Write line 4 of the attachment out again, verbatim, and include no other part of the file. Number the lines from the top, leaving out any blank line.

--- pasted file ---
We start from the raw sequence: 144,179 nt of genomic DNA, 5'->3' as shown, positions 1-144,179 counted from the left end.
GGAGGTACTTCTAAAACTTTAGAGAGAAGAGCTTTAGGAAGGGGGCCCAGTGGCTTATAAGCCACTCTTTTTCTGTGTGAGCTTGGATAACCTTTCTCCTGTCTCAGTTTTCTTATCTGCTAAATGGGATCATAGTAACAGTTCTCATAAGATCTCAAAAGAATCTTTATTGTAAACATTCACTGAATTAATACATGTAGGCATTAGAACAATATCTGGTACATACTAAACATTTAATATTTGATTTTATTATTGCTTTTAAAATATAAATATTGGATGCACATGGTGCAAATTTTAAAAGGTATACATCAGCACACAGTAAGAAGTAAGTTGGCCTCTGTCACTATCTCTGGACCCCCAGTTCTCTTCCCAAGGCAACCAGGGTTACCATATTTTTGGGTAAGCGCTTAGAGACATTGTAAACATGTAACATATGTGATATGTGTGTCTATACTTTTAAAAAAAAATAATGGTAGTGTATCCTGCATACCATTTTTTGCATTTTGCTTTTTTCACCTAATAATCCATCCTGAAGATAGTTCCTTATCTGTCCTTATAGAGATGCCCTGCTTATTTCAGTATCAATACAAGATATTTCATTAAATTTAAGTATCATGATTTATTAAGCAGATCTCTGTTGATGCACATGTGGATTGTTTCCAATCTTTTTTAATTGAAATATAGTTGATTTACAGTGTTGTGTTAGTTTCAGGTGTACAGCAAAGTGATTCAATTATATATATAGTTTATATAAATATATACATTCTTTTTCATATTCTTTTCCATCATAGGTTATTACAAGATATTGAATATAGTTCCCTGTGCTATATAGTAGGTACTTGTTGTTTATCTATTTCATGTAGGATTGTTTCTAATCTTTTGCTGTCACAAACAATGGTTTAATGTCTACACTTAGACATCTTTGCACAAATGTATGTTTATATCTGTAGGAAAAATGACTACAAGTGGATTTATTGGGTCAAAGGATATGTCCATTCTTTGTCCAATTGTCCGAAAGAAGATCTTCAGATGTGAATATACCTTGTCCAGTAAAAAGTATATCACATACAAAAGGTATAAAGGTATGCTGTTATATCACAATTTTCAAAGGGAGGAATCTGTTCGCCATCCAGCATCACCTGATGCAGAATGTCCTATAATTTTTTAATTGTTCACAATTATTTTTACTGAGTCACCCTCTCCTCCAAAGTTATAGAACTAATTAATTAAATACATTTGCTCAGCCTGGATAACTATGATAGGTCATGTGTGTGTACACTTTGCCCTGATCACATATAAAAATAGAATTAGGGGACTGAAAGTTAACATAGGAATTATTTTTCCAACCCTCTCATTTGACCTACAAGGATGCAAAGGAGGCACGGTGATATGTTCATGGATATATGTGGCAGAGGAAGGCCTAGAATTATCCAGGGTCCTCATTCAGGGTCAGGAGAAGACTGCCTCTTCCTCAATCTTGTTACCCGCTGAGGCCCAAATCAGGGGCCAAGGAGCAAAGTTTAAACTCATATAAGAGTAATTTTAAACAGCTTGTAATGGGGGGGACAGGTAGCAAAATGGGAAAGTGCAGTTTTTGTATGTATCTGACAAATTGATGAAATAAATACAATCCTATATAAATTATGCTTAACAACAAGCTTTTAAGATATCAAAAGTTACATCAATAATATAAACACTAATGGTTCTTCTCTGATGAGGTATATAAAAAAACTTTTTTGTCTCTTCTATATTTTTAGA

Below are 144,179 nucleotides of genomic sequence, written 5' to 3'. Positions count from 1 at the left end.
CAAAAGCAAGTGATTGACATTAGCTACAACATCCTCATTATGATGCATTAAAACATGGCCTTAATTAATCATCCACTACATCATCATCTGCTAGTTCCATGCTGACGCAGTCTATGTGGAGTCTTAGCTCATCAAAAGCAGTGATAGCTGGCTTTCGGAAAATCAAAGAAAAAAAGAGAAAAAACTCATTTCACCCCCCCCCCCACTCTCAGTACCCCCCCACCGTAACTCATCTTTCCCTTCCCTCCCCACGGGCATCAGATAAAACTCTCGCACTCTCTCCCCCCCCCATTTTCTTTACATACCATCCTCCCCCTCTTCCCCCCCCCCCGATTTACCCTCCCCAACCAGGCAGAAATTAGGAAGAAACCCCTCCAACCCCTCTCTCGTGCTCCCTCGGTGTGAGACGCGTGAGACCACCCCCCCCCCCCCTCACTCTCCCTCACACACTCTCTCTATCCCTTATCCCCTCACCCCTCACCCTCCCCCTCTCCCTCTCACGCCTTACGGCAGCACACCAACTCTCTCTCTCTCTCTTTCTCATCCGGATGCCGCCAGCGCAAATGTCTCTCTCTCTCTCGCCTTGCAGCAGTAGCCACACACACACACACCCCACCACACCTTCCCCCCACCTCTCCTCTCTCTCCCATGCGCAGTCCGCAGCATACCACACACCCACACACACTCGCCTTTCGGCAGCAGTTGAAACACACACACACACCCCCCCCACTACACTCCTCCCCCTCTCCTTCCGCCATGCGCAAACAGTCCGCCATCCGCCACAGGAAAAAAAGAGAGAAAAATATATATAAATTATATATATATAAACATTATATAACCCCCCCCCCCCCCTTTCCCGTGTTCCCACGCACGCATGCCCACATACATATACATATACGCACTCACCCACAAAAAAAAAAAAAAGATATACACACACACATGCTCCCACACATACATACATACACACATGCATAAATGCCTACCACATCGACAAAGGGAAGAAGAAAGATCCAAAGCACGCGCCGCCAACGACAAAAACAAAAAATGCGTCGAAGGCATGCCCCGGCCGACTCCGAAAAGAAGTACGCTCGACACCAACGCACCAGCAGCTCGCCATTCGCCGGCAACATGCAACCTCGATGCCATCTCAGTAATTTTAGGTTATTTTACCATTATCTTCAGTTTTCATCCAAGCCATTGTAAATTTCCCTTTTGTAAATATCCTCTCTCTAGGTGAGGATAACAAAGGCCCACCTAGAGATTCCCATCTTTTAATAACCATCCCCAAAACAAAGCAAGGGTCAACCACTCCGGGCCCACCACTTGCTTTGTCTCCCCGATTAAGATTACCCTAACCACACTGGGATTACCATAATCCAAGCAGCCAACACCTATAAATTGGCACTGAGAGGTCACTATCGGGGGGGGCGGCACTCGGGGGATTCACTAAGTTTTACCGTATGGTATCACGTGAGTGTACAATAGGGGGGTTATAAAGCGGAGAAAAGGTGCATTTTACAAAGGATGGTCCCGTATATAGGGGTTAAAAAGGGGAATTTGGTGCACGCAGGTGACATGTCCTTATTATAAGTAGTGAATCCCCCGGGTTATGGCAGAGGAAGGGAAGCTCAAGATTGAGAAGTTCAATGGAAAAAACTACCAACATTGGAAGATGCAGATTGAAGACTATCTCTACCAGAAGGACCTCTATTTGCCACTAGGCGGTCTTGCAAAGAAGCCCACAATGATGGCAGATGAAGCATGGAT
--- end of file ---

CAAAAGCAAGTGATTGACATTAGCTACAACATCCTCATTATGATGCATTAAAACATGGCCTTAATTAATCATCCACTACATCATCATCTGCTAGTTCCATGCTGACGCAGTCTATGTGGAGTCTTAGCTCATCAAAAGCAGTGATAGCTGGCTTTCGGAAAATCAAAGAAAAAAAGAGAAAAAACTCATTTCACCCCCCCCCCCACTCTCAGTACCCCCCCACCGTAACTCATCTTTCCCTTCCCTCCCCACGGGCATCAGATAAAACTCTCGCACTCTCTCCCCCCCCCATTTTCTTTACATACCATCCTCCCCCTCTTCCCCCCCCCCCGATTTACCCTCCCCAACCAGGCAGAAATTAGGAAGAAACCCCTCCAACCCCTCTCTCGTGCTCCCTCGGTGTGAGACGCGTGAGACCACCCCCCCCCCCCCTCACTCTCCCTCACACACTCTCTCTATCCCTTATCCCCTCACCCCTCACCCTCCCCCTCTCCCTCTCACGCCTTACGGCAGCACACCAACTCTCTCTCTCTCTCTTTCTCATCCGGATGCCGCCAGCGCAAATGTCTCTCTCTCTCTCGCCTTGCAGCAGTAGCCACACACACACACACCCCACCACACCTTCCCCCCACCTCTCCTCTCTCTCCCATGCGCAGTCCGCAGCATACCACACACCCACACACACTCGCCTTTCGGCAGCAGTTGAAACACACACACACACCCCCCCCACTACACTCCTCCCCCTCTCCTTCCGCCATGCGCAAACAGTCCGCCATCCGCCACAGGAAAAAAAGAGAGAAAAATATATATAAATTATATATATATAAACATTATATAACCCCCCCCCCCCCCTTTCCCGTGTTCCCACGCACGCATGCCCACATACATATACATATACGCACTCACCCACAAAAAAAAAAAAAAGATATACACACACACATGCTCCCACACATACATACATACACACATGCATAAATGCCTACCACATCGACAAAGGGAAGAAGAAAGATCCAAAGCACGCGCCGCCAACGACAAAAACAAAAAATGCGTCGAAGGCATGCCCCGGCCGACTCCGAAAAGAAGTACGCTCGACACCAACGCACCAGCAGCTCGCCATTCGCCGGCAACATGCAACCTCGATGCCATCTCAGTAATTTTAGGTTATTTTACCATTATCTTCAGTTTTCATCCAAGCCATTGTAAATTTCCCTTTTGTAAATATCCTCTCTCTAGGTGAGGATAACAAAGGCCCACCTAGAGATTCCCATCTTTTAATAACCATCCCCAAAACAAAGCAAGGGTCAACCACTCCGGGCCCACCACTTGCTTTGTCTCCCCGATTAAGATTACCCTAACCACACTGGGATTACCATAATCCAAGCAGCCAACACCTATAAATTGGCACTGAGAGGTCACTATCGGGGGGGGCGGCACTCGGGGGATTCACTAAGTTTTACCGTATGGTATCACGTGAGTGTACAATAGGGGGGTTATAAAGCGGAGAAAAGGTGCATTTTACAAAGGATGGTCCCGTATATAGGGGTTAAAAAGGGGAATTTGGTGCACGCAGGTGACATGTCCTTATTATAAGTAGTGAATCCCCCGGGTTATGGCAGAGGAAGGGAAGCTCAAGATTGAGAAGTTCAATGGAAAAAACTACCAACATTGGAAGATGCAGATTGAAGACTATCTCTACCAGAAGGACCTCTATTTGCCACTAGGCGGTCTTGCAAAGAAGCCCACAATGATGGCAGATGAAGCATGGAT